WASHINGTON April 12, 2011 – The American Cable Association (ACA) held its annual summit on Tuesday, featuring a keynote speech by Federal Communications Commissioner Mignon Clyburn.
Matt Polka, President of the American Cable Association, opened the event by highlighting how the ACA helped to protect the rights of small cable providers in the Comcast-NBC Universal merger. He also urged the members to provide data to the National Telecommunications and Information Administration’s National Broadband Map.
“This is an important project and by providing the government with the necessary data they will be better equipped to see the gaps in the service,” Polka said.
Commissioner Clyburn commended the assembled crowd of small cable operators calling small businesses “the engines that run this country.”
“Rural residents are as deserving of high speed broadband and HDTV as any Manhattan-ite,” Clyburn said, praising the cable operators for bringing service to rural areas.
Clyburn then called on the cable operators to help the Commission deal with the issues surrounding retransmission agreements. Retransmission consent agreements are the agreements between cable companies the networks that set the price the cable companies must pay to the networks to transmit the networks’content.
Over the past few years, those negotiations have become increasingly hostile. Fox, for example, blacked out access to its content last autumn while negotiating with Cablevision in New York.
The commissioner reassured the audience saying that she understands the issue and how it directly affects small business and the public.
“We want the market to work without intervention, however, if we see consumers being hurt and harm being done we would want to step in,” Clyburn said.
Clyburn then joked that she would be grateful if someone can build a time machine and go back to 1992 and improve the regulations set into the Cable Act.
NTIA Chief of Staff, Thomas Power, presented an overview of the National Broadband Map and echoed Polka’s request for additional information from cable providers. He also addressed the critiques the map has been given for lacking accuracy.
“We have just recently received the latest round of data from the states and already we have seen an improvement in the level of accuracy,” Powers said.
The map will be updated in August.
Powers also said that many of the Broadband Technology Opportunities Program (BTOP) grant winners have already completed their required environmental reviews and are moving forward. Most of the training programs, however, have already begun and have provided communities with more than 65,000 hours of training. Additionally 4,000 computers have been installed in public computing centers.
Zac Katz, a legal advisor in the Office of the Chairman at the FCC, provided a brief overview of how the Commission has been working on implementing the recommendations of the National Broadband Plan.
“To further the expansion of wireless broadband we recently approved an order on pole attachments which will make it much easier to install radios,” Katz said.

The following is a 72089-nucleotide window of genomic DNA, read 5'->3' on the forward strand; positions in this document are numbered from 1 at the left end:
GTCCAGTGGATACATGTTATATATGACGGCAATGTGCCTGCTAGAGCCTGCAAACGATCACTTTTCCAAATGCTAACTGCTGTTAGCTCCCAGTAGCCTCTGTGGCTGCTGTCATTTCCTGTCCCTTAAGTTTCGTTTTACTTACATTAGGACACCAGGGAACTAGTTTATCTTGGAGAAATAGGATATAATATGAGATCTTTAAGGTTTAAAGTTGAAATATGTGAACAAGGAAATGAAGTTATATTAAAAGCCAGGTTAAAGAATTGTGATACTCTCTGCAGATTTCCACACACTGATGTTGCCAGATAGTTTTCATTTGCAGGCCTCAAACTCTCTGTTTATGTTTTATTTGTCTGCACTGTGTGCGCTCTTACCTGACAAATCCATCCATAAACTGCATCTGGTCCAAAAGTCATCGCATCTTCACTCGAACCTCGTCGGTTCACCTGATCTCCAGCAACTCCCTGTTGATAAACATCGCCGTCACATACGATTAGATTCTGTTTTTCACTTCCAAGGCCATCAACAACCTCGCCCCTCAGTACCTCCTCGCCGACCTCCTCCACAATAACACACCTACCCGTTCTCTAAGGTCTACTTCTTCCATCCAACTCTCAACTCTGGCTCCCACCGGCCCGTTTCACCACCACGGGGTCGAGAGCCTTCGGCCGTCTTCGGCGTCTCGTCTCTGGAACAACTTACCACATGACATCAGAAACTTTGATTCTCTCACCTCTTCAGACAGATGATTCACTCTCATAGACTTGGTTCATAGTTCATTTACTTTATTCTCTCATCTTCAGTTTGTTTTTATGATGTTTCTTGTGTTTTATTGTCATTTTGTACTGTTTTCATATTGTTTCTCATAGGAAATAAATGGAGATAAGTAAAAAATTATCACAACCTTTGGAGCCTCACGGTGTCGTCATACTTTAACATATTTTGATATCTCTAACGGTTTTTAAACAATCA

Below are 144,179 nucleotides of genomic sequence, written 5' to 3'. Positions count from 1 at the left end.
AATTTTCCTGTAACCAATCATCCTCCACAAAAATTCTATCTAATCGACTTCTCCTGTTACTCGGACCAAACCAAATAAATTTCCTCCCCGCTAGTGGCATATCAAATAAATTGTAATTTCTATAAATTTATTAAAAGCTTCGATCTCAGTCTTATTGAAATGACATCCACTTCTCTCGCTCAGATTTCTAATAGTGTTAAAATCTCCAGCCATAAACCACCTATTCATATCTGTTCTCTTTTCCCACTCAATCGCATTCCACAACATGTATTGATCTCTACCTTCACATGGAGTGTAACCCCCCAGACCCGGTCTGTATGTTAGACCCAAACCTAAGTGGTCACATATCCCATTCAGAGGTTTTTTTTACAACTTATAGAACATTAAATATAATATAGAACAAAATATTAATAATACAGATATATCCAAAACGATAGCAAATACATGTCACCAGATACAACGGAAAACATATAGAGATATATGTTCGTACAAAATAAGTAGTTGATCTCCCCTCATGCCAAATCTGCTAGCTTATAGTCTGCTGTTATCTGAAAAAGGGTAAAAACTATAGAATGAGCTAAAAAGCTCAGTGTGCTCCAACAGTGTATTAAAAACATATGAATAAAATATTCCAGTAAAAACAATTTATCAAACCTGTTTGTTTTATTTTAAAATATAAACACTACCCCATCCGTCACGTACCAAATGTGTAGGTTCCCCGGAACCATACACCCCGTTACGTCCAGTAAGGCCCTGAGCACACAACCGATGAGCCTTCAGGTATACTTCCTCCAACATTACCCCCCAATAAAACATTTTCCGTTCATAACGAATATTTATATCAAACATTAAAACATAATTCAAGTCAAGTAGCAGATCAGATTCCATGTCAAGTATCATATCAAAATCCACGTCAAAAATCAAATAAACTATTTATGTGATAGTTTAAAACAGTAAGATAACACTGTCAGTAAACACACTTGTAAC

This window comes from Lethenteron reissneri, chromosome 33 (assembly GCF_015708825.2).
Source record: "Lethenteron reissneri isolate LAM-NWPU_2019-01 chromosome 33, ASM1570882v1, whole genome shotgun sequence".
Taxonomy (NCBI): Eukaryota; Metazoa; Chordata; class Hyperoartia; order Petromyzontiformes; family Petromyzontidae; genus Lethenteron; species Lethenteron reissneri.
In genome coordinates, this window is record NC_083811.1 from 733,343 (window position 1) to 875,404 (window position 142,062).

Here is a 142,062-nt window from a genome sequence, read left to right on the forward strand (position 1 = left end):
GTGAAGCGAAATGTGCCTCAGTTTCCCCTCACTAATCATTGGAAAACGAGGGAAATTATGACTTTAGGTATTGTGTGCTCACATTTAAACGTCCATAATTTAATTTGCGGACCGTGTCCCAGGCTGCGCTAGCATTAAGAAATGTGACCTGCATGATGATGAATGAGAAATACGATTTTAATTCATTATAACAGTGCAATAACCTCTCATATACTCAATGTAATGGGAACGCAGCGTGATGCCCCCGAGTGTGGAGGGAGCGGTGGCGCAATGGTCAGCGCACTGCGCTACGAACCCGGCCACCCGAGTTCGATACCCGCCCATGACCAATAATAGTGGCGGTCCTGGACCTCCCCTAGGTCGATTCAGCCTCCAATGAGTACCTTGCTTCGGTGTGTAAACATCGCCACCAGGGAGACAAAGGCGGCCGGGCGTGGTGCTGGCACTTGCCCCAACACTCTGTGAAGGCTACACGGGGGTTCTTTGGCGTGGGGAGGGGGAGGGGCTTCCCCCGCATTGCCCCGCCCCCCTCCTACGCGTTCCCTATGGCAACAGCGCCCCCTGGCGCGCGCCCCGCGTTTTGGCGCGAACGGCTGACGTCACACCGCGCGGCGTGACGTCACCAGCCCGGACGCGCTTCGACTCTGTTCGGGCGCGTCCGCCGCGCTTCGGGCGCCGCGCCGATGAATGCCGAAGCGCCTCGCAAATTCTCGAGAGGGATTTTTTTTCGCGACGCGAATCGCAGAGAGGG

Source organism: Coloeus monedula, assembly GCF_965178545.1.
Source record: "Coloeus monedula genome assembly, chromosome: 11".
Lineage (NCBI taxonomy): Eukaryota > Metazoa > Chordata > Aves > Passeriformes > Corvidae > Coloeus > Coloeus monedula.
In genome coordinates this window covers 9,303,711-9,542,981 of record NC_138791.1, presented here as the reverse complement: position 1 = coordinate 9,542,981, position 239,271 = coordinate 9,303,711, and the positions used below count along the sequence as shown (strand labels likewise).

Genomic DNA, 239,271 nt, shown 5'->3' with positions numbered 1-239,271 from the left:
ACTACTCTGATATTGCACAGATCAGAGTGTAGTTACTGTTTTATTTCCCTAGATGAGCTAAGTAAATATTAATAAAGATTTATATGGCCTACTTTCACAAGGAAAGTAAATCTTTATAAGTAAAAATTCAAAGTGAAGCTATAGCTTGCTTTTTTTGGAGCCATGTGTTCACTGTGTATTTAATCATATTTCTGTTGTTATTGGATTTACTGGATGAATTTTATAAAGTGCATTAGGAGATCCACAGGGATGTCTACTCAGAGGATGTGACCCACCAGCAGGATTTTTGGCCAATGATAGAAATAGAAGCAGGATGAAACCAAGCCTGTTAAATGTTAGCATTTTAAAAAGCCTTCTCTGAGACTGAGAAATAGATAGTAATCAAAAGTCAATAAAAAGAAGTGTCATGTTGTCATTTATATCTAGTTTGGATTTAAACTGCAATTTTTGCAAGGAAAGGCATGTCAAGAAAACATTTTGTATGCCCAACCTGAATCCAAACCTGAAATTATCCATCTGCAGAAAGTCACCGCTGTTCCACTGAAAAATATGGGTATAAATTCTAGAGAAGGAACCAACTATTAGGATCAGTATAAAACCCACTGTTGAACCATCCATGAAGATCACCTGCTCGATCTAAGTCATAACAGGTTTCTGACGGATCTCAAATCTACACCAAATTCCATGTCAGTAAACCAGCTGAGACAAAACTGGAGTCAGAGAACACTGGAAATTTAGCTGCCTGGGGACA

This new order sets a firm timetable during which utilities must respond to the attachment requests. Previously utilities would either ignore or take months to respond to requests.
Katz also spoke about the importance of spectrum for future economic growth and how the looming crunch can be averted through proactive policy solutions.
“We know a crunch will happen if action is not taken to free up more spectrum,” Katz commented. “But we have to look at improving sharing technologies and work on exploring additional uses for the unlicensed bands.”
The final panel of the event brought together a group of Congressional staffers who predicted that cyber security and spectrum would become issues over the next few months.
“Over the next year spectrum policy is going to be gaining more traction in addition to privacy,” said Jack Smedile, Legislative Assistant to Senator Roy Blunt (R-MO). “Cyber security will also be addressed but since the issue spans so many different committees it is going to take some careful thought before tackling it.”
FCC Opens Broadband Data Collection Program
The data will go toward improved maps, which the FCC chair said will be available by the fall.
WASHINGTON, June 30, 2022 – The Federal Communications Commission on Thursday officially opened its new system to collect broadband service information from over 2500 broadband providers.
The Broadband Data Collection “marks the beginning of [the FCC’s] window to collect location-by-location data from providers that we will use to build the map,” said FCC Chairwoman Jessica Rosenworcel in a press release.
Broadband providers will be required to provide availability claims and supporting data. Supporting data will include sections such as “propagation modeling information” and “link budget information.” The deadline to submit is September 1.
Rosenworcel said the agency has established consistent parameters that require broadband providers to submit data using geocoded locations that will “allow [the FCC] to create a highly precise picture of fixed broadband deployment, unlike previous data collections, which focused on census blocks, giving us inaccurate, incomplete maps.”